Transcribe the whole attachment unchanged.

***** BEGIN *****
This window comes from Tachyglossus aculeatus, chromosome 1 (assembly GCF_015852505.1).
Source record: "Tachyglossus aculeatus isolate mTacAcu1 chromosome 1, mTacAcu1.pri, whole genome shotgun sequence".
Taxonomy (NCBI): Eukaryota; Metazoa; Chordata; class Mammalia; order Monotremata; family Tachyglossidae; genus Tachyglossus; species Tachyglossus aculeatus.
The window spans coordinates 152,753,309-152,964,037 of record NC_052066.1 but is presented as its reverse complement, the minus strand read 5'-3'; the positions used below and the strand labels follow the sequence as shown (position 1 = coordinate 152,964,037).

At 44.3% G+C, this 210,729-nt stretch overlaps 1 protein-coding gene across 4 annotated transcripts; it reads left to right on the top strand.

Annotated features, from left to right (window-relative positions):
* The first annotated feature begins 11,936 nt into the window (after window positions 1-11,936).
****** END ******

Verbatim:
This window comes from Tachyglossus aculeatus, chromosome 1 (assembly GCF_015852505.1).
Source record: "Tachyglossus aculeatus isolate mTacAcu1 chromosome 1, mTacAcu1.pri, whole genome shotgun sequence".
Taxonomy (NCBI): Eukaryota; Metazoa; Chordata; class Mammalia; order Monotremata; family Tachyglossidae; genus Tachyglossus; species Tachyglossus aculeatus.
The window spans coordinates 152,753,309-152,964,037 of record NC_052066.1 but is presented as its reverse complement, the minus strand read 5'-3'; the positions used below and the strand labels follow the sequence as shown (position 1 = coordinate 152,964,037).

At 44.3% G+C, this 210,729-nt stretch overlaps 1 protein-coding gene across 4 annotated transcripts; it reads left to right on the top strand.

Annotated features, from left to right (window-relative positions):
* The first annotated feature begins 11,936 nt into the window (after window positions 1-11,936).